Algunas páginas están disponibles en Español.
Sleeping Sickness: The Long Road
John Stanmeyer in South Sudan
For centuries, sleeping sickness, or Human African Trypanosomiasis (HAT), caused havoc in isolated reaches of Africa, preying on people with no access to medical care or those unaware of the biological dangers they faced when wading into a foreign land.
Sleeping sickness is endemic in 36 African countries and around 60 million people are at risk of being infected. Spread by the bite of a tsetse fly, the disease was signaled by the onset of fever, headaches, and joint pain, followed by disorientation and profound fatigue that makes it difficult to stay awake—hence the name sleeping sickness.
Sustained efforts to fight the disease have been largely successful, but there remain “hot spots” and “blind spots” in Central and West Africa, particularly in areas where conflict reigns but medical coverage and disease surveillance are weak. (Seventeen sub-Saharan Africa countries reported cases in 2009, for instance, and the Democratic Republic of Congo alone recorded three-quarters of all known cases.)
Between 1986 and 2010, MSF teams in several countries screened nearly 3 million people and treated more than 51,000 for the disease. At present, MSF has sleeping sickness programs in several other African countries as well. Collectively, this experience has made clear the need not only for ongoing vigilance, but also for new and easier diagnostic tests and shorter, more adaptable treatment regimens for patients.
VII Photo’s John Stanmeyer joined one of MSF’s mobile HAT teams, which was designed to augment fixed-site screening and treatment activities in Central Africa, allowing him a firsthand look at the modern-day effort to battle this age-old scourge.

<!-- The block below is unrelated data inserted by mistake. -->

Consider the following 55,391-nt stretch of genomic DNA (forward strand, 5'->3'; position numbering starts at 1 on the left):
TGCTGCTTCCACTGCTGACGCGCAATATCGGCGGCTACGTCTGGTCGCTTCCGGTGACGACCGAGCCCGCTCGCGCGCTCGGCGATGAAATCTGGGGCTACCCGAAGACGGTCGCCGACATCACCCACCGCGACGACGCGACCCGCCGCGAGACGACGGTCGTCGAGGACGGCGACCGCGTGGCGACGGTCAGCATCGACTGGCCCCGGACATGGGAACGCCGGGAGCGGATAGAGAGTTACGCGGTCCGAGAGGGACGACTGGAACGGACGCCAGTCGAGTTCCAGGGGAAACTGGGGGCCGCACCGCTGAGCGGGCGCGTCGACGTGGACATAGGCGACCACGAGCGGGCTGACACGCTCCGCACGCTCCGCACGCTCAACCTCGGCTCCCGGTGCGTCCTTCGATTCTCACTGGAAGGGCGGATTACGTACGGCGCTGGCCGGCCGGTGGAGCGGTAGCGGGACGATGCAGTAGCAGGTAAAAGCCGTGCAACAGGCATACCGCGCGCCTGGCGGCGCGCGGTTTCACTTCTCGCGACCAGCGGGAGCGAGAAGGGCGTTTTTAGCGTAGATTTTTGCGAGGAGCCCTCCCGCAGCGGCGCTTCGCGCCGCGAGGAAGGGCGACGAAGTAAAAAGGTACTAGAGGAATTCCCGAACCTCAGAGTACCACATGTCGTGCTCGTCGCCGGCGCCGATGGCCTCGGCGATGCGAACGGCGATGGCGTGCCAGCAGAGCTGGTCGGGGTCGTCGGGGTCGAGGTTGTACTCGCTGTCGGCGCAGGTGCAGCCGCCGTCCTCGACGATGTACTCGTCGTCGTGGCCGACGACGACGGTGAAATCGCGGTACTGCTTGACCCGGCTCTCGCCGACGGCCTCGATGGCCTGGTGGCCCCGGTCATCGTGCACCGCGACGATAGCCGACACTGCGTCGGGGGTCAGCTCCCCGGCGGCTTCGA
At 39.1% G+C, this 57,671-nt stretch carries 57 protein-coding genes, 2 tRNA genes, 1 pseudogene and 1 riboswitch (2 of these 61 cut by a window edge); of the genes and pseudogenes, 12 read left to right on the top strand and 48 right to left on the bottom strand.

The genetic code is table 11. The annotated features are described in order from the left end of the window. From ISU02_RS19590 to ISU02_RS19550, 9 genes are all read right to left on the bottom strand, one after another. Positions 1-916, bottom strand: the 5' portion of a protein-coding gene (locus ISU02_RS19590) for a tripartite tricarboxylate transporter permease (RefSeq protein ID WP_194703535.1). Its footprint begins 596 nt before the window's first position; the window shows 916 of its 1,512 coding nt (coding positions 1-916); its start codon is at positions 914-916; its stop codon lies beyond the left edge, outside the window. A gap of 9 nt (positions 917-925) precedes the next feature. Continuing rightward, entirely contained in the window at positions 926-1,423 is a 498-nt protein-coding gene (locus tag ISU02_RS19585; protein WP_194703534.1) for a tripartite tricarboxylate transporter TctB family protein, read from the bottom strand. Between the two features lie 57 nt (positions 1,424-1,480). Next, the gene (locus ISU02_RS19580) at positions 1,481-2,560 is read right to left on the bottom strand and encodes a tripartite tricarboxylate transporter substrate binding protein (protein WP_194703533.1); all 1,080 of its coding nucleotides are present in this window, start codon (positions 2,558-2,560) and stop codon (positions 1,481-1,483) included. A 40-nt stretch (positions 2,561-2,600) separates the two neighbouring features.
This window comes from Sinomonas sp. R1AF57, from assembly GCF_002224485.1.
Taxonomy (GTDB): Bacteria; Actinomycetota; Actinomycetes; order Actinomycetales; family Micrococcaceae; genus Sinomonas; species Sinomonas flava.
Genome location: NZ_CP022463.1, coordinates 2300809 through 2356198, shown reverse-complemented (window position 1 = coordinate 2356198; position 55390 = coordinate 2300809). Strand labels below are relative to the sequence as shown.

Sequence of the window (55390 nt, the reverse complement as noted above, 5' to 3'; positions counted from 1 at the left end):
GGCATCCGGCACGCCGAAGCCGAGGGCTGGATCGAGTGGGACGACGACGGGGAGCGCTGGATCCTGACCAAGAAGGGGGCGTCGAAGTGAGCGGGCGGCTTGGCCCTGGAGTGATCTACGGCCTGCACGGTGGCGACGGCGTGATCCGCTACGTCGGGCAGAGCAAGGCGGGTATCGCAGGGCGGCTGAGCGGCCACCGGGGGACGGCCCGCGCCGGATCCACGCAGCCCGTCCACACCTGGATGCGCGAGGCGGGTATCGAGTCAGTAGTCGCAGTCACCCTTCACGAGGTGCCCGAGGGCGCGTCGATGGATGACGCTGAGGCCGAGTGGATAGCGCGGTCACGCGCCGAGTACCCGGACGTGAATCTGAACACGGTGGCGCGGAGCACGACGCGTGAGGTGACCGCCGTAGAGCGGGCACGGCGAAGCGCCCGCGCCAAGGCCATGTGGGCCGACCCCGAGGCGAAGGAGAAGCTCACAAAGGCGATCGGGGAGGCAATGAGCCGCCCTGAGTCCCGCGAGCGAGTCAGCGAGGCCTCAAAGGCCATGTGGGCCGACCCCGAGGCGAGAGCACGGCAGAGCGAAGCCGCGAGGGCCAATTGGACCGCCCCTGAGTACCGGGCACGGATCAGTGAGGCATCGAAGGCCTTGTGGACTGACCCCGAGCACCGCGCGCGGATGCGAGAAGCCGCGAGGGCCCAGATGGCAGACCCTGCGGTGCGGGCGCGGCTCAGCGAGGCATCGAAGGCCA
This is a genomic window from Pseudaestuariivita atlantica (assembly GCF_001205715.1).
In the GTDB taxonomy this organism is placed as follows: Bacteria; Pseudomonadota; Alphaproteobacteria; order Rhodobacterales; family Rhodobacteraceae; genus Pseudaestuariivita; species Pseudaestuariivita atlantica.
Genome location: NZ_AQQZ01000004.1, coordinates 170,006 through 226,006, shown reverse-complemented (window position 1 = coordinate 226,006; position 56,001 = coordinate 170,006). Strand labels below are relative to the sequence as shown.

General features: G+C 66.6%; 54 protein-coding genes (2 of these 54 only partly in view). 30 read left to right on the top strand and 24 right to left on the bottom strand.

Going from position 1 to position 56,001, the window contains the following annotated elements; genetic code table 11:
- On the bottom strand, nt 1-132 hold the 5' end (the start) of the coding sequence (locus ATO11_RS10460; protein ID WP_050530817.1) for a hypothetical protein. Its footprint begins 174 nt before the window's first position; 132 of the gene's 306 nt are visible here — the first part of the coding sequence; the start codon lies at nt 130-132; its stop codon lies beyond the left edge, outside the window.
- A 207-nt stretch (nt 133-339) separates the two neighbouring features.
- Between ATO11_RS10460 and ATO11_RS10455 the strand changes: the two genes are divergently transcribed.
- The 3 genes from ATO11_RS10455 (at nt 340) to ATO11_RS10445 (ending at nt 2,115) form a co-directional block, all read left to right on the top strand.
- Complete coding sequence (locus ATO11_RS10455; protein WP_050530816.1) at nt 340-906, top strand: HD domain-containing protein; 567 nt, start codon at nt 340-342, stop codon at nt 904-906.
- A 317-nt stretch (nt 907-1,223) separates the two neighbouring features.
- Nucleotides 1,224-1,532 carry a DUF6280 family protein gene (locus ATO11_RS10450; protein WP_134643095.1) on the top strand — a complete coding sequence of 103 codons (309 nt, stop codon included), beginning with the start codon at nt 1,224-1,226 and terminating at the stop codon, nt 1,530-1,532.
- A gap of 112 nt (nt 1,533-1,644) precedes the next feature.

Read more about sleeping sickness and MSF's work with, and advocacy for, sleeping sickness patients.
Behind the scenes with John Stanmeyer
John Stanmeyer, born in Illinois, is a founding member of VII photo agency.
Living in the Far East for over twelve years, Stanmeyer has witnessed throughout that time nearly every major historical event in Asia, photographing the rapid changes taking place throughout the entire region. Working globally, he has focused on the plight of refugees from the Ugandan civil war, spent months chronicling the effects of the 2004 Tsunami and documented the mental healthcare crises in Asia. Prior to moving to Hong Kong in 1996, Stanmeyer covered the conflict in South Sudan, Eastern European social change after the fall of Communism, as well as numerous visits to Haiti to record the endless social tragedies plaguing the island nation. For over eight years he has documented the spread of HIV/AIDS through every country in Asia. Stanmeyer’s focus is on social injustices, eradication of global poverty, human rights and raising awareness for the sustaining vanishing cultures.
Working regularly for National Geographic Magazine, on contract with Time Magazine for over ten years and photographing for numerous other global publications, Stanmeyer has been the recipient of numerous honors including the prestigious Robert Capa award, named Magazine Photographer of the Year, awarded numerous World Press, Picture of the Year and NPPA awards and, in 2008, received the National Magazine Award for this in-depth essay on the global Malaria epidemic.
Stanmeyer’s latest book, Island of the Spirits, a journalistic/anthropologic look at Balinese culture documented over the five years he lived on the island, was published in November 2010.
He has recently moved back to the United States and lives with this wife, Anastasia, and their three children on a farm in the Berkshires of western Massachusetts.